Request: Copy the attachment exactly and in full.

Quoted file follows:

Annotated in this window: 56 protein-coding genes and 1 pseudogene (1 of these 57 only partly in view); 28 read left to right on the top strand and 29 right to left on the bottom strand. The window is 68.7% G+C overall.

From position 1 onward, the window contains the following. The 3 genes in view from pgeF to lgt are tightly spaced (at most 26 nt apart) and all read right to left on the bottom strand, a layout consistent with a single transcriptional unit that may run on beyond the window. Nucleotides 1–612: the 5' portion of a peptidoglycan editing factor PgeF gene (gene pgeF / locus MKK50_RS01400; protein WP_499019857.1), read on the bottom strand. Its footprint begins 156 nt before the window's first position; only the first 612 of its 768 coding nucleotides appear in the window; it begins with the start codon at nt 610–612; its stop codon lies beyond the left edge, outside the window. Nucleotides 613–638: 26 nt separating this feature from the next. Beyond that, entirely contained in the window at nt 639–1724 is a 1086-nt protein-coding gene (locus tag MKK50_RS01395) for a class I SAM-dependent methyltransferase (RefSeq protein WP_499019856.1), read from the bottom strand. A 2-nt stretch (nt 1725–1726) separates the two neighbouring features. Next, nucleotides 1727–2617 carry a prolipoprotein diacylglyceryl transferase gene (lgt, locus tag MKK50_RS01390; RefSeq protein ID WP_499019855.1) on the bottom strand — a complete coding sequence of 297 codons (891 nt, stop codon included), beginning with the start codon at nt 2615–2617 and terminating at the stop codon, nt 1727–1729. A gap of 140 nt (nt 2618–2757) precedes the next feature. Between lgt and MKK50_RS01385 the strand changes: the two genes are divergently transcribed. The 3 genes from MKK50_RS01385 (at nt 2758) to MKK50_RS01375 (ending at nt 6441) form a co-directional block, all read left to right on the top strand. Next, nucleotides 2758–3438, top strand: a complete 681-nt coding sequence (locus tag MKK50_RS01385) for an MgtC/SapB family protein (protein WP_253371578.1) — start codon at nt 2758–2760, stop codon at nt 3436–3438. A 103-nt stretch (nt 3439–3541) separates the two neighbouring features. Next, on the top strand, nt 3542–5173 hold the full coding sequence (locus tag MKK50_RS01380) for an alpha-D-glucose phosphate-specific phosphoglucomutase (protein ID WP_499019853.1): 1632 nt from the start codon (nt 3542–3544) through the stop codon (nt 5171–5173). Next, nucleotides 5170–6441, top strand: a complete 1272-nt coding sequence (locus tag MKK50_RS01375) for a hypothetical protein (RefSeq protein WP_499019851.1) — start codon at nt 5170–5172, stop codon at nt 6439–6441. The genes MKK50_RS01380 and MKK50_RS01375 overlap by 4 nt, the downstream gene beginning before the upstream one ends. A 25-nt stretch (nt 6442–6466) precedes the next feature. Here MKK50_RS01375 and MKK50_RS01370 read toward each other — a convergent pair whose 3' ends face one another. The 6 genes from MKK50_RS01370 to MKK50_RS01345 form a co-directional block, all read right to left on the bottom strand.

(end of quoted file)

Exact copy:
Annotated in this window: 56 protein-coding genes and 1 pseudogene (1 of these 57 only partly in view); 28 read left to right on the top strand and 29 right to left on the bottom strand. The window is 68.7% G+C overall.

From position 1 onward, the window contains the following. The 3 genes in view from pgeF to lgt are tightly spaced (at most 26 nt apart) and all read right to left on the bottom strand, a layout consistent with a single transcriptional unit that may run on beyond the window. Nucleotides 1–612: the 5' portion of a peptidoglycan editing factor PgeF gene (gene pgeF / locus MKK50_RS01400; protein WP_499019857.1), read on the bottom strand. Its footprint begins 156 nt before the window's first position; only the first 612 of its 768 coding nucleotides appear in the window; it begins with the start codon at nt 610–612; its stop codon lies beyond the left edge, outside the window. Nucleotides 613–638: 26 nt separating this feature from the next. Beyond that, entirely contained in the window at nt 639–1724 is a 1086-nt protein-coding gene (locus tag MKK50_RS01395) for a class I SAM-dependent methyltransferase (RefSeq protein WP_499019856.1), read from the bottom strand. A 2-nt stretch (nt 1725–1726) separates the two neighbouring features. Next, nucleotides 1727–2617 carry a prolipoprotein diacylglyceryl transferase gene (lgt, locus tag MKK50_RS01390; RefSeq protein ID WP_499019855.1) on the bottom strand — a complete coding sequence of 297 codons (891 nt, stop codon included), beginning with the start codon at nt 2615–2617 and terminating at the stop codon, nt 1727–1729. A gap of 140 nt (nt 2618–2757) precedes the next feature. Between lgt and MKK50_RS01385 the strand changes: the two genes are divergently transcribed. The 3 genes from MKK50_RS01385 (at nt 2758) to MKK50_RS01375 (ending at nt 6441) form a co-directional block, all read left to right on the top strand. Next, nucleotides 2758–3438, top strand: a complete 681-nt coding sequence (locus tag MKK50_RS01385) for an MgtC/SapB family protein (protein WP_253371578.1) — start codon at nt 2758–2760, stop codon at nt 3436–3438. A 103-nt stretch (nt 3439–3541) separates the two neighbouring features. Next, on the top strand, nt 3542–5173 hold the full coding sequence (locus tag MKK50_RS01380) for an alpha-D-glucose phosphate-specific phosphoglucomutase (protein ID WP_499019853.1): 1632 nt from the start codon (nt 3542–3544) through the stop codon (nt 5171–5173). Next, nucleotides 5170–6441, top strand: a complete 1272-nt coding sequence (locus tag MKK50_RS01375) for a hypothetical protein (RefSeq protein WP_499019851.1) — start codon at nt 5170–5172, stop codon at nt 6439–6441. The genes MKK50_RS01380 and MKK50_RS01375 overlap by 4 nt, the downstream gene beginning before the upstream one ends. A 25-nt stretch (nt 6442–6466) precedes the next feature. Here MKK50_RS01375 and MKK50_RS01370 read toward each other — a convergent pair whose 3' ends face one another. The 6 genes from MKK50_RS01370 to MKK50_RS01345 form a co-directional block, all read right to left on the bottom strand.